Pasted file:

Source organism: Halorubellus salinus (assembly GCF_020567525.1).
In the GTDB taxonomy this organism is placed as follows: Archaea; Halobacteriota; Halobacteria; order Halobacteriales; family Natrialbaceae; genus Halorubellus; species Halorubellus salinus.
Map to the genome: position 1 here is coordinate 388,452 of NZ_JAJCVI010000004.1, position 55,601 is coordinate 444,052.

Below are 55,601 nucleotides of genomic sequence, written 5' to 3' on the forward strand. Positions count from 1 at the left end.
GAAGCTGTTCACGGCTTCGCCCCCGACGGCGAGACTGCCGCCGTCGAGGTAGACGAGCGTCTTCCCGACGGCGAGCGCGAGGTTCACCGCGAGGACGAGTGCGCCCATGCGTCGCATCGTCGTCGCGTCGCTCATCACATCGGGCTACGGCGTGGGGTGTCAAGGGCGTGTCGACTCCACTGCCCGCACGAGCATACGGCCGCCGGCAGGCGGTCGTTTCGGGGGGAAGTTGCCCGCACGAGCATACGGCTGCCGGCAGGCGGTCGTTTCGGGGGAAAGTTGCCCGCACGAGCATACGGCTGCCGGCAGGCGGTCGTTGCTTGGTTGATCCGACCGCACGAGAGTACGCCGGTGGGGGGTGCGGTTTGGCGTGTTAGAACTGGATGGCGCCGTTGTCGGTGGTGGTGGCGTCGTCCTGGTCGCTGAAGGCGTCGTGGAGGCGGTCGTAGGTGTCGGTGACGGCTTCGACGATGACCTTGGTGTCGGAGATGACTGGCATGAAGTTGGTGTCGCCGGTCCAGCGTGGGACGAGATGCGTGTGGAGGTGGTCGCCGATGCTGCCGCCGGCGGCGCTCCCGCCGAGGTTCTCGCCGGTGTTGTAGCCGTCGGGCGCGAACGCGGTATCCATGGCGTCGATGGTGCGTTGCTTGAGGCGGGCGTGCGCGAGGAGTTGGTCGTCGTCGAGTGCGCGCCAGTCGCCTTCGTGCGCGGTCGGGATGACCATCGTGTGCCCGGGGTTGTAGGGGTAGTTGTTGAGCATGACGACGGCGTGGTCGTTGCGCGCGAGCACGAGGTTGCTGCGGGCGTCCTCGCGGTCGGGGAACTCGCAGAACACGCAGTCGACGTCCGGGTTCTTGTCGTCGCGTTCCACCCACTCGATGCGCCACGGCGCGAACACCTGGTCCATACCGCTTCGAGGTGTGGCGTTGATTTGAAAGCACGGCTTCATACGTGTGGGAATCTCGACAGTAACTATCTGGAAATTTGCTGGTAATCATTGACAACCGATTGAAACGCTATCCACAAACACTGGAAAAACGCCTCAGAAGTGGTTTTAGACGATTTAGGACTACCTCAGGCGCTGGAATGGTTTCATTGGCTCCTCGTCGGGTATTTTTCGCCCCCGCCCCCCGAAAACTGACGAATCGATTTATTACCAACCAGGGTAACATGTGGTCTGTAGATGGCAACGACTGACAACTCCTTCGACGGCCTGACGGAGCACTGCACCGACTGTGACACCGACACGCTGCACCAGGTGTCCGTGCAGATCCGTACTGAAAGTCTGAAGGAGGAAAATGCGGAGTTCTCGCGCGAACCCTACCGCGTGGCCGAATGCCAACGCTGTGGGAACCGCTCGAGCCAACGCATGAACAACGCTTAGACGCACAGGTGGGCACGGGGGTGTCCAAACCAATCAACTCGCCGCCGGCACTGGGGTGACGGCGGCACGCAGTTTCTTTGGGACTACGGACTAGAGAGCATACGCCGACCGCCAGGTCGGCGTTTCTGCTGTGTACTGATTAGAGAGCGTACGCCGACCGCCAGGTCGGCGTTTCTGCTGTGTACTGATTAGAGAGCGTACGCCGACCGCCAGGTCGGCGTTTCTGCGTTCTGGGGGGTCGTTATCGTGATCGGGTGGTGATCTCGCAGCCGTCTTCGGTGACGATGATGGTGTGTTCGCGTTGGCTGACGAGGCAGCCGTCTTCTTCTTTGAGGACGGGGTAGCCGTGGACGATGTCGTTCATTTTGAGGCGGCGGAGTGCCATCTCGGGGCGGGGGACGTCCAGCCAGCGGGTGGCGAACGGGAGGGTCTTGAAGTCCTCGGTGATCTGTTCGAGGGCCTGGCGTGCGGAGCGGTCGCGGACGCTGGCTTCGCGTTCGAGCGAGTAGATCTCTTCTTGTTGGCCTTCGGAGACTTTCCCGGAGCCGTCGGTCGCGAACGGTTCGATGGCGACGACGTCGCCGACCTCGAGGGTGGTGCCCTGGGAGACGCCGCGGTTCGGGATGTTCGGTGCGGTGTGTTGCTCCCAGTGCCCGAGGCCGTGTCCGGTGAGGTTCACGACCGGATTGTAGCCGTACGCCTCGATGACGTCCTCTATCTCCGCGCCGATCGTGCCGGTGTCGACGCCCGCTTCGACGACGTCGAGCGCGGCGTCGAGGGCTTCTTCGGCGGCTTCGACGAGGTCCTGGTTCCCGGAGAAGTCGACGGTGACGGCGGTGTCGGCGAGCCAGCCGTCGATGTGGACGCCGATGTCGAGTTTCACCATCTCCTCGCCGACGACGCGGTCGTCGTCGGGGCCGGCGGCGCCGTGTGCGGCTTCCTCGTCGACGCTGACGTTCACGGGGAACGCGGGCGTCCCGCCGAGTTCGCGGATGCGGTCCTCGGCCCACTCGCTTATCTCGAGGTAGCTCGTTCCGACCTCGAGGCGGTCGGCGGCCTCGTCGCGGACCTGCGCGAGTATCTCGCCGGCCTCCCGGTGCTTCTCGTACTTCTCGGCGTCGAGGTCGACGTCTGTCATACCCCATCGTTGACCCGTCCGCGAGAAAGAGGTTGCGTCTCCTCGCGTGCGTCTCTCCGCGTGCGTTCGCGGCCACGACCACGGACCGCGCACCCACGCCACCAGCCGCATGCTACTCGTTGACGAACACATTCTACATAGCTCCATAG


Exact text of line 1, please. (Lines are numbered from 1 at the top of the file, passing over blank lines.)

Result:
Source organism: Halorubellus salinus (assembly GCF_020567525.1).